Recently, The Gator sat down with new faculty member Scott Koven, the Middle and Upper School Music Teacher and Choral Director.
Why did you choose to teach at Brimmer?
I remember being asked to interview at Brimmer very late in the Spring last year and, before coming, really hoping it would be a good place to work.
Thankfully, I learned that we have an awesome, collaborative Creative Arts Department, and a fantastic history of success in the choral program here. I also learned that the administration believes heavily in professional development for faculty—a big selling point because it shows that the administration wants teachers to continue learning and refining their craft.
What is your prior work experience?
This is my first full-time teaching position, but I’ve had a bunch of different experiences that help me with this job. Just before this, I served as the Assistant Conductor for a small chamber choir at my grad school and as Music Director at a church. I’ve conducted high school summer programs as well. In terms of singing experience, I did my first professional opera role at the Spoleto Festival in Charleston this summer, and I currently sing in the Philadelphia Orchestra’s professional Symphonic Choir.
How has music shaped your life?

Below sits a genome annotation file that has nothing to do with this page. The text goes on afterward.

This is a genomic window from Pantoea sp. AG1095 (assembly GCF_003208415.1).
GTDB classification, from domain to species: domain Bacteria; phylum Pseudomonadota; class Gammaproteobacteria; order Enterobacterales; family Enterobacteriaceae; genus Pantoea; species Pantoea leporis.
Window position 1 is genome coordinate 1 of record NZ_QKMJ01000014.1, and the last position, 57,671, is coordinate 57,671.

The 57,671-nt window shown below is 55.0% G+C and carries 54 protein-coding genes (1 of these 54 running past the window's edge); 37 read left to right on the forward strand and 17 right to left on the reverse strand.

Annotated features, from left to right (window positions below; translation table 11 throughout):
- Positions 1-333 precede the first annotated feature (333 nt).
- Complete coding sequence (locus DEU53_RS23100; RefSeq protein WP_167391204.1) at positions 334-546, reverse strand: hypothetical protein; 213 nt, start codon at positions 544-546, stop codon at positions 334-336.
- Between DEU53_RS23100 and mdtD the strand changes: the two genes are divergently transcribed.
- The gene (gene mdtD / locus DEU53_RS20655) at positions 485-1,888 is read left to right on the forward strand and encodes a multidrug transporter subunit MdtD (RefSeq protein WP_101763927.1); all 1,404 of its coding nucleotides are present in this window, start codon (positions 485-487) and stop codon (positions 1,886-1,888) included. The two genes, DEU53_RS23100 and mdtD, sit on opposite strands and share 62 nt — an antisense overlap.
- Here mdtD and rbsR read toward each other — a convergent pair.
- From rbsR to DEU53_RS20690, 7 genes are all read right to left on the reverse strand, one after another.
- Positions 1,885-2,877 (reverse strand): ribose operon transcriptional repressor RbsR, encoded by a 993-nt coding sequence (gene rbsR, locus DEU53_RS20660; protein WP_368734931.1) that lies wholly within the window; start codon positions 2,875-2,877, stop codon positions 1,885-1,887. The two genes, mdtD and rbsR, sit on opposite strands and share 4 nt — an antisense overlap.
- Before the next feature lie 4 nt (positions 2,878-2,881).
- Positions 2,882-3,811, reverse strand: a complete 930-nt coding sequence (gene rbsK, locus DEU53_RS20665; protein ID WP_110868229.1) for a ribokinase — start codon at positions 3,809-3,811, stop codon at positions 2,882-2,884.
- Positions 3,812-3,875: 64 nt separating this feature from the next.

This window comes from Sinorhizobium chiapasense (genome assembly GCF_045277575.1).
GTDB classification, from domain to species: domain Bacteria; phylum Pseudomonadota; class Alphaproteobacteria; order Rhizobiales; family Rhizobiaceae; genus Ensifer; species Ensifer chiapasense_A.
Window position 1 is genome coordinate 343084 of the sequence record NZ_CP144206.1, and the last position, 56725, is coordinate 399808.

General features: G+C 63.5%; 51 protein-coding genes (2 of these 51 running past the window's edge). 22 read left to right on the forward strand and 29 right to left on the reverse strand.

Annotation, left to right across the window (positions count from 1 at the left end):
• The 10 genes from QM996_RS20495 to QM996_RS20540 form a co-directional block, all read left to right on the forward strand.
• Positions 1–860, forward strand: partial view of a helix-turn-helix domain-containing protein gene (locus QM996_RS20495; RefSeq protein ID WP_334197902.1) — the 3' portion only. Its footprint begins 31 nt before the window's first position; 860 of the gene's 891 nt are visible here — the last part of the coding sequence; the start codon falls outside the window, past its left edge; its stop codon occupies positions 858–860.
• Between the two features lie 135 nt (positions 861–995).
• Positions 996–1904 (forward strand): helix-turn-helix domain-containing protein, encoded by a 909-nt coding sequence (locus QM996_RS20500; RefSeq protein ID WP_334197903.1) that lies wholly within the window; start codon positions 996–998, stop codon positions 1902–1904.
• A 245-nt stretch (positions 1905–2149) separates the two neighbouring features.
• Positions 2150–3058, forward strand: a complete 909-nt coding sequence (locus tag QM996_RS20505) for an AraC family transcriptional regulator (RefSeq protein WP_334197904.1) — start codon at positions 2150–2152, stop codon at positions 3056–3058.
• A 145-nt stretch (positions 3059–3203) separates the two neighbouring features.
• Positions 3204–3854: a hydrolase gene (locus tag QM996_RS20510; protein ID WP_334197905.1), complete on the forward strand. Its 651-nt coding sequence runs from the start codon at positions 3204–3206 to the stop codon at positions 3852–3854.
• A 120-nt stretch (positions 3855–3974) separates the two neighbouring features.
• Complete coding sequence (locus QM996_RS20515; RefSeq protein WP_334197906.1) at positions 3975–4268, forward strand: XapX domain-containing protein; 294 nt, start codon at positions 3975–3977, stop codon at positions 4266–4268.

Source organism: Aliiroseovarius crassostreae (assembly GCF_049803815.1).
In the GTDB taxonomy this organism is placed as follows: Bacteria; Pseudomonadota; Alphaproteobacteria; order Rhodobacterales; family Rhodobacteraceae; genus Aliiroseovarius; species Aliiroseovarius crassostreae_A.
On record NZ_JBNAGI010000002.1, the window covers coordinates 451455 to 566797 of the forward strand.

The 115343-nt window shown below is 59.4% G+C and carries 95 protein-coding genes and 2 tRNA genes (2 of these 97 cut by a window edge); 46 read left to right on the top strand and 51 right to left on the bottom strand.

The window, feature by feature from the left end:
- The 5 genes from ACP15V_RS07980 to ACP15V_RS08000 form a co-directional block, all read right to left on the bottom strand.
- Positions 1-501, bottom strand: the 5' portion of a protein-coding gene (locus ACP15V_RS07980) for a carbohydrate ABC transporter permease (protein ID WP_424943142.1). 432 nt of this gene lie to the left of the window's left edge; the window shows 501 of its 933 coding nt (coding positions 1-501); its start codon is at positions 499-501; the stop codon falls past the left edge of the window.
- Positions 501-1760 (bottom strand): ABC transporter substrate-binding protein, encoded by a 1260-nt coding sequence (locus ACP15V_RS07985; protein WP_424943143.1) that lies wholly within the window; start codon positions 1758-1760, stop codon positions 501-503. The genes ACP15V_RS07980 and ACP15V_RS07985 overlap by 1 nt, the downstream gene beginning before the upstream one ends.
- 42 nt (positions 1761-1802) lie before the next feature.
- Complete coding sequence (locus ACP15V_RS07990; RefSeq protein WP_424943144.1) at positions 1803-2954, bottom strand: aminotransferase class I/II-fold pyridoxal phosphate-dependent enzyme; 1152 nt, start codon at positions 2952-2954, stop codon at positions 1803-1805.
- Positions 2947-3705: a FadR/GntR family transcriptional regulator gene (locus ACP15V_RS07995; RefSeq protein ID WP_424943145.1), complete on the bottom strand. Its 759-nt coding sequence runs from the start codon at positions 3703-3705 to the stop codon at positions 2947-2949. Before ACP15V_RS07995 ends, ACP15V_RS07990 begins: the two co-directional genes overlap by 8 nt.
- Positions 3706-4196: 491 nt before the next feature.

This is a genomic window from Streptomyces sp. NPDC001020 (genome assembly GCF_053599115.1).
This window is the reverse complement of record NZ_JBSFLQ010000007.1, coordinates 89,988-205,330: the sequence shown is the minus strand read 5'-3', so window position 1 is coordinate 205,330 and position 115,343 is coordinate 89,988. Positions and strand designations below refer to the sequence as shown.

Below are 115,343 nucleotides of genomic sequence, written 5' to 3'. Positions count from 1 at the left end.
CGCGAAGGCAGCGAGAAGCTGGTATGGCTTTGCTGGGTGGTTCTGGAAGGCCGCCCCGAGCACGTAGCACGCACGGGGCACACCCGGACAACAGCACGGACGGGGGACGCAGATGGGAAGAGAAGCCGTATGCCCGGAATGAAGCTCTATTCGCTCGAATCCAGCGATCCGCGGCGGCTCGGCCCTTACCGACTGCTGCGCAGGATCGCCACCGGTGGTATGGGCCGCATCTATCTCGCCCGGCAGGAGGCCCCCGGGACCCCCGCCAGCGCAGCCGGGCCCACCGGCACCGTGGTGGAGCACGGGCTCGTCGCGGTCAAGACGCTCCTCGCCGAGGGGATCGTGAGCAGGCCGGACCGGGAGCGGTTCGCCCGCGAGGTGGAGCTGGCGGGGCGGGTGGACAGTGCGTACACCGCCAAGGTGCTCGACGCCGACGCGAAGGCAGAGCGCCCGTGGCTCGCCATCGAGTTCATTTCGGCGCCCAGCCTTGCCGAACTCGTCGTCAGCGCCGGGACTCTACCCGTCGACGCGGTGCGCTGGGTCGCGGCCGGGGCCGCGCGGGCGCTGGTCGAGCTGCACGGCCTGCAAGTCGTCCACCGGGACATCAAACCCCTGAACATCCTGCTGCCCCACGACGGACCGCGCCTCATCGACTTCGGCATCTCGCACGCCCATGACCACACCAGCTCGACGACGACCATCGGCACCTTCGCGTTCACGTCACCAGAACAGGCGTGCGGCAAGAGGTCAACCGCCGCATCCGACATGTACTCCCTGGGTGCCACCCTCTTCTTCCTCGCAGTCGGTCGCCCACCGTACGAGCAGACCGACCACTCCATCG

It’s hard to put this in to words because music feels like such an intrinsic part of who I am, but I’ve always loved sound. When I was in high school, I would sit at the piano for hours and just experiment with different harmonies, textures. Eventually that evolved into a love for choral harmony. Also, like anyone, we need something that can be an escape for us during tough times, and for me that was always music. I also love to collaborate and create with other people, so music has always been a source of community.
Why is music an important part of education?
I think music is the most left-brained of all the fine arts. There are basic rules and limitations that have to be followed in order to understand the art. I think this provides a unique opportunity to connect left and right brain, and with my students I always try to get them to connect abstract ideas—a poem, a work of art, a texture, etcetera—to concrete musical concepts. Even better is when students do this while collaborating. There is an opportunity develop interpersonal skills while synthesizing left and right brain thinking.
What do you enjoy doing outside of school?
I love to be outdoors and to hike, read, watch sports, go to coffee shops, see live music, be around friends. These last few months, I’ve also been exploring the area a lot since I had never been to Boston before taking this job.
If you could give a TED Talk about anything, what would it be?
This is definitely the hardest question. I probably shouldn’t give a TED Talk, but I’m passionate about the power of one-on-one conversations and about empathy, and I think they are disappearing a bit. I would try to sell the importance of meeting someone where they’re at, looking them in the eye, and having a real conversation.
If you could have dinner with anyone, dead or alive, who would it be?